A Russian tank fires during an exercise near the country's border with Ukraine in early December (Picture: Russian MOD).

Russia extends military drills near Ukrainian border

The exercises were initially set to finish on Sunday.

A Russian tank fires during an exercise near the country's border with Ukraine in early December (Picture: Russian MOD).

Russia has extended military drills near Ukraine's northern borders.

It comes amid fears that two days of shelling along the contact line between soldiers and Russia-backed separatists in eastern Ukraine could spark an invasion.

The exercises, which were initially set to finish on Sunday, brought a sizeable contingent of Russian forces to neighbouring Belarus, which borders Ukraine to the north.

The presence of the Russian troops increased fears that they could be used to sweep down on the Ukrainian capital Kyiv.

The announcement came from the defence minister of Belarus, who said the two countries would "continue testing the response forces."

Western leaders have warned that Russia looks poised to attack its neighbour, which is surrounded on three sides by about 150,000 Russian soldiers, warplanes and equipment.

Watch: The UK troops deploying in response to Russia's military build-up.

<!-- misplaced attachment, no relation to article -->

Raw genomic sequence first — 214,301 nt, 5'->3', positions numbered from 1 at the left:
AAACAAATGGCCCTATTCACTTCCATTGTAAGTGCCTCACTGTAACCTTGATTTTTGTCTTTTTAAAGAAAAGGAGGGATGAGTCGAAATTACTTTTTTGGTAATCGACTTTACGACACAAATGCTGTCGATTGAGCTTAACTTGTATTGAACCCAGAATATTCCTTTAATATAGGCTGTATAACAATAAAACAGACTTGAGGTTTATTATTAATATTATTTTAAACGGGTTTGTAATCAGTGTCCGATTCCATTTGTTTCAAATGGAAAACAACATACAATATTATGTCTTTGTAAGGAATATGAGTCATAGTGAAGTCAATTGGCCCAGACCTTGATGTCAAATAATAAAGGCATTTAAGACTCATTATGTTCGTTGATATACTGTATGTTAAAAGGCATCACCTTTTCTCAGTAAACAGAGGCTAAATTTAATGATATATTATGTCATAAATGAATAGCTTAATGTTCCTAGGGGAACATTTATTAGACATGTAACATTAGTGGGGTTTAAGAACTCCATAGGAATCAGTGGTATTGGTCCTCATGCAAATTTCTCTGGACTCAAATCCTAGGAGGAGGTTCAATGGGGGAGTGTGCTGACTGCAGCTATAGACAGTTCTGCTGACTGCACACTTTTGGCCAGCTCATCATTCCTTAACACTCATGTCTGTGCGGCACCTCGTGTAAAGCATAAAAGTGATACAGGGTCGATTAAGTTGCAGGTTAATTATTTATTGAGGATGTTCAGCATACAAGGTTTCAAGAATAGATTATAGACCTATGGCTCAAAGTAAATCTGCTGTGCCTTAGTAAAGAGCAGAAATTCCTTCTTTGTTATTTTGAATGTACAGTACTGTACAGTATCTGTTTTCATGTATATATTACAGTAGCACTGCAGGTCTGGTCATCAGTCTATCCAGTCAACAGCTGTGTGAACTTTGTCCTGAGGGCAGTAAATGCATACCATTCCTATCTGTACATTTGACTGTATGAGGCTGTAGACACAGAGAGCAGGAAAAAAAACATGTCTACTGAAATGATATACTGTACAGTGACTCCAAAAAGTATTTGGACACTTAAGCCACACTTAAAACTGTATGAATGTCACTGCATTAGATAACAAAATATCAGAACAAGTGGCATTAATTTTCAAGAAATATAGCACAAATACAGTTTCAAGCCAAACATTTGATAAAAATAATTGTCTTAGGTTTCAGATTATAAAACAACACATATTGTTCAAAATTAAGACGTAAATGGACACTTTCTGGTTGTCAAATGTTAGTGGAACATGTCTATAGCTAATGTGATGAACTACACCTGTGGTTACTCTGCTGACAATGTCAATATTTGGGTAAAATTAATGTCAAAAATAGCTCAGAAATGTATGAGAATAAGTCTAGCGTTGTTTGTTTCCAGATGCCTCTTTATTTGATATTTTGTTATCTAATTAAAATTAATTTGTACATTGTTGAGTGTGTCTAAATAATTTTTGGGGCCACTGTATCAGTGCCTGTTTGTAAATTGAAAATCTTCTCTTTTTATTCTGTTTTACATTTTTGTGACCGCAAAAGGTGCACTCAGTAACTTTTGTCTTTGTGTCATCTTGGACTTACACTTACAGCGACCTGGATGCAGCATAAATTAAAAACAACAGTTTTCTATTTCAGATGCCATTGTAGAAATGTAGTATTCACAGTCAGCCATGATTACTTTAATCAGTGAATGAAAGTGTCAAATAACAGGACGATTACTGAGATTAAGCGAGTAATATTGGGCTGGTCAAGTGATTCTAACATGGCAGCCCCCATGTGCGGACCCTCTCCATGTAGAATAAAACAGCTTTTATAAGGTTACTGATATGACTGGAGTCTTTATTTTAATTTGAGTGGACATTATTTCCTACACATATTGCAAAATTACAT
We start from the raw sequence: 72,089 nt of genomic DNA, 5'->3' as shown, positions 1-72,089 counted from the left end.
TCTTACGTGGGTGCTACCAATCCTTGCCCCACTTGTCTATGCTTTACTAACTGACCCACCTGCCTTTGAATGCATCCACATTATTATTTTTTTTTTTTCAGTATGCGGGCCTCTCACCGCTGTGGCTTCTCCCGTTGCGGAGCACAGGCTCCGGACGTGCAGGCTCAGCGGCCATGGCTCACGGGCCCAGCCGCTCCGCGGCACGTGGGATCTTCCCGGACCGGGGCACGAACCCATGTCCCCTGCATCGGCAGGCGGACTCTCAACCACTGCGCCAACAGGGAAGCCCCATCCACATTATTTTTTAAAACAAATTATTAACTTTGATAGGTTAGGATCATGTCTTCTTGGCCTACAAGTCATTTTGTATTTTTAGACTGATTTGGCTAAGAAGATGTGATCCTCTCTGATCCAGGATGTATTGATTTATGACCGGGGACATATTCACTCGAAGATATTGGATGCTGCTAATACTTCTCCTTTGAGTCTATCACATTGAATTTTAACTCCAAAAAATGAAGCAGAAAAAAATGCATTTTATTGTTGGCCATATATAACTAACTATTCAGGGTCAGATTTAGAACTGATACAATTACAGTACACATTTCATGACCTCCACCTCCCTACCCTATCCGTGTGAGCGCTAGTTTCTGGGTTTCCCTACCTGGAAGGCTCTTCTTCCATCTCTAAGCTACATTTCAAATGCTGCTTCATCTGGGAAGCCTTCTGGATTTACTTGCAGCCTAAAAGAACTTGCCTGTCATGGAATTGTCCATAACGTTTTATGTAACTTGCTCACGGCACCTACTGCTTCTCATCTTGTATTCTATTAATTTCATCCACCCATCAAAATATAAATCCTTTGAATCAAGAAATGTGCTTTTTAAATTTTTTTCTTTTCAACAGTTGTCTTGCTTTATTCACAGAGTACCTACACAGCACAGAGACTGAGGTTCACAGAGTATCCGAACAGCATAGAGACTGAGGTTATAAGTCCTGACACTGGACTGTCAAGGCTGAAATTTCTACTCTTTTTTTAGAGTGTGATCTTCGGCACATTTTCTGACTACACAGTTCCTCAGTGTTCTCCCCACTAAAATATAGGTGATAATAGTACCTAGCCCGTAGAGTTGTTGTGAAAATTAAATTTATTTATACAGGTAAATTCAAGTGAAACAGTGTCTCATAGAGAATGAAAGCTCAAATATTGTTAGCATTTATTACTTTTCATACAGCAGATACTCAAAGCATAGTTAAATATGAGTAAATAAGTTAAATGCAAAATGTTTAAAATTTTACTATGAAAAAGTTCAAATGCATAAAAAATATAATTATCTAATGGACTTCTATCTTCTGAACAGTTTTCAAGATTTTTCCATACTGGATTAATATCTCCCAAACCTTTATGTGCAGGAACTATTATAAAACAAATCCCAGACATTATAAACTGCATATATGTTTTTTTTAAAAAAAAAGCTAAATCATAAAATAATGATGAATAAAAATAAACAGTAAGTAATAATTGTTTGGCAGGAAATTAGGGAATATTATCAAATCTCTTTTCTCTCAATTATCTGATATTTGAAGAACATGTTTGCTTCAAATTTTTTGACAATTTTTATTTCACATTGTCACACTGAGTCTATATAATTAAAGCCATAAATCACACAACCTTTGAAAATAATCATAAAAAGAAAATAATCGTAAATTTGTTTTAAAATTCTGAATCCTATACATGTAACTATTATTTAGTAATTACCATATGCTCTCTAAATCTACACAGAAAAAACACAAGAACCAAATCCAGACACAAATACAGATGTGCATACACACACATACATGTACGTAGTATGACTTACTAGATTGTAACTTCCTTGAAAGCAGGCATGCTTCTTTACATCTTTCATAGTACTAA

Russia held nuclear drills on Saturday as well as the conventional exercises in Belarus and has ongoing naval drills off the coast in the Black Sea.

Ukrainian president Volodymyr Zelenskyy called on Russian President Vladimir Putin to choose a place where the two leaders could meet to try to resolve the crisis. Russia has denied plans to invade.

"Ukraine will continue to follow only the diplomatic path for the sake of a peaceful settlement," Zelenskyy said on Saturday at an international security conference in Munich, Germany. There was no immediate response from the Kremlin.

A Russian invasion of Ukraine could lead to the largest conflict in Europe since World War Two, Boris Johnson has warned.

The Prime Minister said he wants people to "understand the sheer cost in human life" that an incursion into Ukraine would bring, with casualties on both the Russian and Ukrainian sides, as he continued to urge Moscow to engage in peace talks.

He also admitted hard-hitting financial sanctions may not be enough to prevent Russian President Vladimir Putin from signing off on an invasion of Ukraine.